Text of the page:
Stekelenburg enjoyed a fine Toffees debut against Spurs, but after several years on the sidelines for club and country he doesn’t resemble a No.1 to match the ambition of Everton’s new owners. Hart would undoubtedly be an upgrade.

As for Hart himself, he doesn’t lack self-belief and would back himself to start regularly at Goodison. A move there, perhaps initially on loan, could benefit all parties provided he could accept a lack of (immediate) European football.

2. Liverpool

…and in the red corner, a team with five senior goalkeepers on the books already. Yet they still could be interested.

Not unlike their Merseyside rivals, Liverpool have taken a quantity-over-quality approach to filling a hole in nets. Simon Mignolet could be the dictionary definition of ‘unconvincing’ and his would-be replacement Loris Karius has a broken hand, prompting the emergency signing of Alex Manninger, who made his debut when Karius was two years old. The promising Danny Ward is on loan in the Championship; so is Adam Bogdan, but for very different reasons.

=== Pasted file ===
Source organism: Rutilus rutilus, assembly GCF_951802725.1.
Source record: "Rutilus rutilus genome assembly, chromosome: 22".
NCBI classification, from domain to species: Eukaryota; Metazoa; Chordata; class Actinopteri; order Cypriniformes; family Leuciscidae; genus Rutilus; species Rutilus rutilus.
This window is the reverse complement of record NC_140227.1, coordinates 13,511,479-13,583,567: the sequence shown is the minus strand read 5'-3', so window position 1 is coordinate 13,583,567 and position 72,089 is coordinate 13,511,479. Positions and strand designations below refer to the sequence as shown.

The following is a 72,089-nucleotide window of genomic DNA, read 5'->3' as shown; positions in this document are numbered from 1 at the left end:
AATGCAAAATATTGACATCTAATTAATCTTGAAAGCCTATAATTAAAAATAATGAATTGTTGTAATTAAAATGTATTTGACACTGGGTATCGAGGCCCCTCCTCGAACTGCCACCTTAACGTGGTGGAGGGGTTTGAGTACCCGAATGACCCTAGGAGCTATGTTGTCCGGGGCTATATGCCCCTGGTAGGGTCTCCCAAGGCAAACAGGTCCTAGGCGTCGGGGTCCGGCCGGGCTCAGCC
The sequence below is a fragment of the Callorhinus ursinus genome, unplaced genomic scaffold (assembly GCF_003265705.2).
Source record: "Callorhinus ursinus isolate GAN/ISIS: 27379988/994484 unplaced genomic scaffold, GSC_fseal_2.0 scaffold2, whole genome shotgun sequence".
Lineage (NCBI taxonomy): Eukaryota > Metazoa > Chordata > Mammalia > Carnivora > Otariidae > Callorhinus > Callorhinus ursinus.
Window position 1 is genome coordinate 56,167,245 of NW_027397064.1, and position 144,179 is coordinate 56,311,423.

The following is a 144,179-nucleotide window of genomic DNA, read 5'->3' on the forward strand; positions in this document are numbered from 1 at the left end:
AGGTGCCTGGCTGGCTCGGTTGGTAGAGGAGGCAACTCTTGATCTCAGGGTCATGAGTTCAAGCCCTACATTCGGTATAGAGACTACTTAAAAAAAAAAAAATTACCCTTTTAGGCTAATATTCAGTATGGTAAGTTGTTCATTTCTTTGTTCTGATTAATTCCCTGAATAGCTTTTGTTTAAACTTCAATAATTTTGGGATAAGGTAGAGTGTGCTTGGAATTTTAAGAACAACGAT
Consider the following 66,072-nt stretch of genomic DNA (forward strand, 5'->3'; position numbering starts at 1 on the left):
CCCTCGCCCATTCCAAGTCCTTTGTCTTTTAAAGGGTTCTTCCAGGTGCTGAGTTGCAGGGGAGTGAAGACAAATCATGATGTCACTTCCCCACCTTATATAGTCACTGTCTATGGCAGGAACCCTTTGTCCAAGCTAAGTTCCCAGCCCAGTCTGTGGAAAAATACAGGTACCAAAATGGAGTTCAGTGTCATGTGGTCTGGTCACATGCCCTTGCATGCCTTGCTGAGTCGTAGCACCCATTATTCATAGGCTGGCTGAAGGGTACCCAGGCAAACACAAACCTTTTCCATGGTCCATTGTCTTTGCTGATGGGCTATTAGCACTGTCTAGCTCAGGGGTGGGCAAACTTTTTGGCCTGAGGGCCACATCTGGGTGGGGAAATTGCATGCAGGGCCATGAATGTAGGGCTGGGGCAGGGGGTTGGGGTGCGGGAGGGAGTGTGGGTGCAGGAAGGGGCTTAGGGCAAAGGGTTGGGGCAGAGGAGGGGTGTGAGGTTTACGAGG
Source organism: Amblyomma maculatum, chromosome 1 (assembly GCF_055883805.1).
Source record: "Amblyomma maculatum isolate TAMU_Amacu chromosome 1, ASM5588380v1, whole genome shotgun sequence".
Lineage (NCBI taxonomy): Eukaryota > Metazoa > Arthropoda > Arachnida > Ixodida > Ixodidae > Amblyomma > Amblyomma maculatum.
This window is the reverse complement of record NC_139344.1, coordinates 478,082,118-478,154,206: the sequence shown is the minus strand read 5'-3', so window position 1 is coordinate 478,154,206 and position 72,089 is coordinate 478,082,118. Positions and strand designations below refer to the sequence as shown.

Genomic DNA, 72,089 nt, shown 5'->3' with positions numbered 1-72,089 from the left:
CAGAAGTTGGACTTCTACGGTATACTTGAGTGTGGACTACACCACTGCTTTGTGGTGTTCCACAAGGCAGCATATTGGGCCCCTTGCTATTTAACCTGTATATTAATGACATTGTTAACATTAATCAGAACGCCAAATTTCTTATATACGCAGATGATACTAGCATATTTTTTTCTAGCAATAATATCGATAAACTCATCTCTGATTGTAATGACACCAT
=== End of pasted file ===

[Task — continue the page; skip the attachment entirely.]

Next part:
All in all, then, loaning Hart while Ward improves and Karius recovers would arguably make sense. Hart could even return to City midway through the season if necessary without being cup-tied in Europe.

3. Sevilla

Hart’s presumed expectation of Champions League football has seen Sevilla proposed as a potential destination.

They, too, look vulnerable in goal. While 22-year-old Sergio Rico did go to Euro 2016 with Spain, his place in Sevilla’s line-up isn’t totally secure. Hart would be a leftfield addition, but potentially a good one.